"These poems both about those who died in, and those who survived the Tsunami of 2004, memorialize with anger and beauty one of the most devastating tragedies of our time. In its largeness of heart, bold artistry, and admireable desire to bear witness, Amirthanayagam's consoling, life-affirming, and triumphant volume reminds me of Neruda's great Residence on Earth." - Jaime Manrique.

Wednesday, February 20, 2008


J’ai connu Joanne Morency à Trois-Rivières l’année dernière pendant le festival international de poésie qui est célébré dans cette ville chaque septembre. Nous nous sommes rencontrés dans un parc où quelques jeunes étaient en train de présenter des poèmes « hip-hop ». Les poètes se reconnaissent dans les parcs publics. Il y a des signes formels : les cahiers, les lunettes, le visage béni par la lumière intérieure. Et l’on trouve aussi ce désir d’apprendre les secrets du langage, de saisir l’esprit dans les mots qui prennent leur vol comme le petit oiseau que j’ai vu ce jour-là, assis sur le trottoir, objet de la sympathie humaine jusqu'au geste de lui donner une petite tasse d’eau. À ce moment-là de rapprochement humain, l’oiseau s’enfuit, bondit vite comme une illumination d’idée, une épiphanie.

Dans les poèmes de Joanne Morency, je trouve un lien très beau entre le langage et les inquiétudes de l’humanité, entre les mystères des mots et les charpentiers, les poètes qui doivent saisir l’esprit du bois, pour faire des oiseaux, petits ou pas, afin que nos enfants puissent jouer, pour toujours, dans un écosystème balancé.

Extraits de : Qui donc est capable de tant de clarté ? de Joanne Morency, Prix Piché de Poésie 2007, dans « Poèmes du lendemain 16 », Écrits des Forges, 2007

j’ai vidé mes boîtes
une à une
de chaque petit morceau d’autrui

il n’y a pas de porte entre les idées d’en arrière
et celles d’en avant

la nuit
les gens se déplacent à leur insu

j’envoie les changements d’adresse

* * *

la seule idée d’un mouvement
façonne l’espace autour de soi

le vent
même s’il l’ignore
obéit aux branches

dans une maison
sans murs ni plafond
des mains se sculptent un homme

j’assiste à la multiplication

* * *

quand la noirceur tourne sur elle-même
il n’y a qu’à sauter de montagne en montagne

mais comment distinguer
le haut
du bas
dans le ciel ?

il arrive que l’on tombe en haut

* * *

Two Review: A Poetry and Nonfiction Journal from Anchorage, Alaska

I have been thinking again about how poetry thrives in the little magazines, the whispered conversations that take place between furtive poetry lovers throughout the 50 United States and beyond. I have yet to visit Anchorage or go further into the white capes of Alaska. From that space comes Two Review, "an independent, limited edition journal of poetry and nonfiction." The journal publishes writers from beyond the steppes. It reminds us that we are all marooned on private glaciers and that we need visitors. The poems in the journal have been my guests over the last weeks. They have opened my eyes again to the bitter and the sweet in human experience. Here is a poem by Sean Brendan-Brown, a poet based in Olympia, Washington. This story haunts me, the punch in its last lines. Now, don't jump ahead! Read the poem in order. I have a hunch it will make you glad and sad and you will feel a little less alone.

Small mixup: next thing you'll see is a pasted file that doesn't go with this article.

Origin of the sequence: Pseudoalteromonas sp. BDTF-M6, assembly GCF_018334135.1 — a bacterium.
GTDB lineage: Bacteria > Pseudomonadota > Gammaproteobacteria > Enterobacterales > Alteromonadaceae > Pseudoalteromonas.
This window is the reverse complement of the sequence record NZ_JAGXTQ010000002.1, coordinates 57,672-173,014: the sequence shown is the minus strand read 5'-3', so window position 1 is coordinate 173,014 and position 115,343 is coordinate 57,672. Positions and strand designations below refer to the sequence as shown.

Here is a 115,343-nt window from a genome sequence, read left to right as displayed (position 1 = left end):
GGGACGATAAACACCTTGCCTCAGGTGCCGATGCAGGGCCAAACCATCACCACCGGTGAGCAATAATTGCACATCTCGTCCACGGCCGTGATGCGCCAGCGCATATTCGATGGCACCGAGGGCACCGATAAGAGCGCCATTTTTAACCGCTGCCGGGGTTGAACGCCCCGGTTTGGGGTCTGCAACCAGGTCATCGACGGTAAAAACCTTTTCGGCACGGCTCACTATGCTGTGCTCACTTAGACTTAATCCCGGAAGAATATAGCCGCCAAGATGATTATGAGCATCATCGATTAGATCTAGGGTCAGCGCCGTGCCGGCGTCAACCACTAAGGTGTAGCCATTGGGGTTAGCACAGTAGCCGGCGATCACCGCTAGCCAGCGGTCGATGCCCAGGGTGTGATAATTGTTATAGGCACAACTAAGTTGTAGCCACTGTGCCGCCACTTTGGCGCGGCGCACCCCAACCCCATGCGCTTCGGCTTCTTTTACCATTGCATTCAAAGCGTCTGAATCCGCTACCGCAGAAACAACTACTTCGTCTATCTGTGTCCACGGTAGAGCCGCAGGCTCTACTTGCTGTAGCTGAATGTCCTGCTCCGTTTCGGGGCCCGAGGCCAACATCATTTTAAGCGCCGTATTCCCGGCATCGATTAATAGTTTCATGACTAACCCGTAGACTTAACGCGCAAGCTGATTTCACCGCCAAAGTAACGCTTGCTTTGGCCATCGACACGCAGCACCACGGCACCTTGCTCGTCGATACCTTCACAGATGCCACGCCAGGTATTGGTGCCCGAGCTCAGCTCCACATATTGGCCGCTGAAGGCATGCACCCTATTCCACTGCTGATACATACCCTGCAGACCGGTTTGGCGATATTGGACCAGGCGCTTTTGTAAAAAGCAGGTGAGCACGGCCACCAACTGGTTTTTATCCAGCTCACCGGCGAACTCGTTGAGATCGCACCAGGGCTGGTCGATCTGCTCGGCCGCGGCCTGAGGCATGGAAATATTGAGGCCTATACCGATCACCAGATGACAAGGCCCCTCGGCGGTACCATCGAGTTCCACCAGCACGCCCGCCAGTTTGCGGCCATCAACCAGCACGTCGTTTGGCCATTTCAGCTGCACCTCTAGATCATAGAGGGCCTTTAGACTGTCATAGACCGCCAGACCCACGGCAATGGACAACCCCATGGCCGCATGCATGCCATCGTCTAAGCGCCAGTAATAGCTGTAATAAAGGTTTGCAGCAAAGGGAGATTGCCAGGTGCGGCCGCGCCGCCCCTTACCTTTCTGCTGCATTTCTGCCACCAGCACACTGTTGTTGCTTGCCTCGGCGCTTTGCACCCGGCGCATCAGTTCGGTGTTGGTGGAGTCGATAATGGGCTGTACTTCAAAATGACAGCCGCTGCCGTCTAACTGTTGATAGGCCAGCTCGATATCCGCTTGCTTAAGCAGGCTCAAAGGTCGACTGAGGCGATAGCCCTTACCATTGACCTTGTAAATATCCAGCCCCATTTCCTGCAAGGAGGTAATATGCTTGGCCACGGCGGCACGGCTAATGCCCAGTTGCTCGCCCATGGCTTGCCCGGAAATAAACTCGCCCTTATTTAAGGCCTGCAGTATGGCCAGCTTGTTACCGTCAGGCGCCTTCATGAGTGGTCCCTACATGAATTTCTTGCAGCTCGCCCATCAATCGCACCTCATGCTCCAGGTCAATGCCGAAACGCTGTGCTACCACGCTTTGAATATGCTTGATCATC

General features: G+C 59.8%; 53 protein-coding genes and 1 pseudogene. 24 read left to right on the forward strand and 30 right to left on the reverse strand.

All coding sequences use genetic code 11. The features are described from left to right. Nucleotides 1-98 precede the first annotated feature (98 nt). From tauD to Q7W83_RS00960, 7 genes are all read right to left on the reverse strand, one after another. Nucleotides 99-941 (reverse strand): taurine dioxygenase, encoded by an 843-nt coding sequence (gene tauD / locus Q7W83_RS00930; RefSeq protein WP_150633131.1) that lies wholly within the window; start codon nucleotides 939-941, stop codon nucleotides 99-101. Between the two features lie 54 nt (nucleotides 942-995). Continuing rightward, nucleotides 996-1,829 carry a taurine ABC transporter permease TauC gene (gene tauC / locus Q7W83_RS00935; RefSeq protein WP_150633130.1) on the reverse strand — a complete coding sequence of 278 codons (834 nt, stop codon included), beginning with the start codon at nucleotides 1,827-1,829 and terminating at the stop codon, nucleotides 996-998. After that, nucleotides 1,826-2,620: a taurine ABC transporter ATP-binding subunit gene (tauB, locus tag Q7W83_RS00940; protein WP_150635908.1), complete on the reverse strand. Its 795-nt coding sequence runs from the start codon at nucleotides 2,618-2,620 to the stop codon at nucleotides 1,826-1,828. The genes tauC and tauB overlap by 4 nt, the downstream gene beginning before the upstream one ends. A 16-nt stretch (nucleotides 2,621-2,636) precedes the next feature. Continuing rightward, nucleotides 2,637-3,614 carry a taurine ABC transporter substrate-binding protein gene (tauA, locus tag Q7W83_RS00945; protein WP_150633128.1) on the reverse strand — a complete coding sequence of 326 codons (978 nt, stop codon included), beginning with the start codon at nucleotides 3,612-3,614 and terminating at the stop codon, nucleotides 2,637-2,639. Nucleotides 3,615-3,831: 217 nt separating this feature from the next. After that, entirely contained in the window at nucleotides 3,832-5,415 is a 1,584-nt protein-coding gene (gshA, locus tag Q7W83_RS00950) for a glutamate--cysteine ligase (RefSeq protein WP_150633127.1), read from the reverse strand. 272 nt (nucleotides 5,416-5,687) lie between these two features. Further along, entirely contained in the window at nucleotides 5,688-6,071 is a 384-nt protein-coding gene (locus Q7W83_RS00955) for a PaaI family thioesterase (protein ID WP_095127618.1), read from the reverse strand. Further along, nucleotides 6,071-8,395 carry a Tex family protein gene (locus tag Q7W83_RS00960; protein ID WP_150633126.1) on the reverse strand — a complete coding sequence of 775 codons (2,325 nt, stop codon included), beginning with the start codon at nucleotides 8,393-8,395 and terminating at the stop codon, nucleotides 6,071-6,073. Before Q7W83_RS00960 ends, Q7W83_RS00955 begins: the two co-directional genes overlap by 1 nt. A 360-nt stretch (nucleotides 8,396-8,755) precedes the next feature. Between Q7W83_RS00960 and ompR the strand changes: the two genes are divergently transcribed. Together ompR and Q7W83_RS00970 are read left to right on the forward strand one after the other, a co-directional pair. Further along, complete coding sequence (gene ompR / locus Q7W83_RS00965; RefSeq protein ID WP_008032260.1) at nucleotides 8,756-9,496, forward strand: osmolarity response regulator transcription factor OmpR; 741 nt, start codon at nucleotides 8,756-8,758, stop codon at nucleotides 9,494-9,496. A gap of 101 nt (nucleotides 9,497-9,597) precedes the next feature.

He worked our ranch since before I was born—
more uncle than hired hand—Pawnee,
changed his name to King of Wounds
after Korea. Part serious, part joke.
He believed fighting the Chinese
had changed his vision forever at Chosin;
the vision he had at fourteen of a black owl
flying loop-the-loops around a waxing red moon,
talons clutching a shrieking white rabbit.

His name then had been Johnny No-Horses.
He returned from Korea with a cigar-box
of medals, face & chest as scarred
as Frankenstein, but with enough disability
pension it didn’t matter no one wanted Indians.

King of Wounds. Odd even among men
reluctant to judge. He rode his circuit
of fence at night when cattle broke out
or men in; he loved stars and meteor showers,
considered insomnia a blessing.

A beautiful woman once lured him
to the city. Tried to give him everything.
They had a good time and he even wore
the pearl button shirts she bought him.
But at evening’s end, she went home alone.
When I’d heard the story enough from others
I asked him about it, and all he said was
on those barren islands
they die, blamed and blaming.

-- Sean Brendan-Brown, from Two Review, 2007

Saturday, February 16, 2008


As we engage fully in the presidential race in the United States I thought I'd dust off and revise a poem from 1996 about a trade unionist from what's now known as Old Labor. The U.K., the United States and other liberal democracies may wish to ponder what the fellow has to say: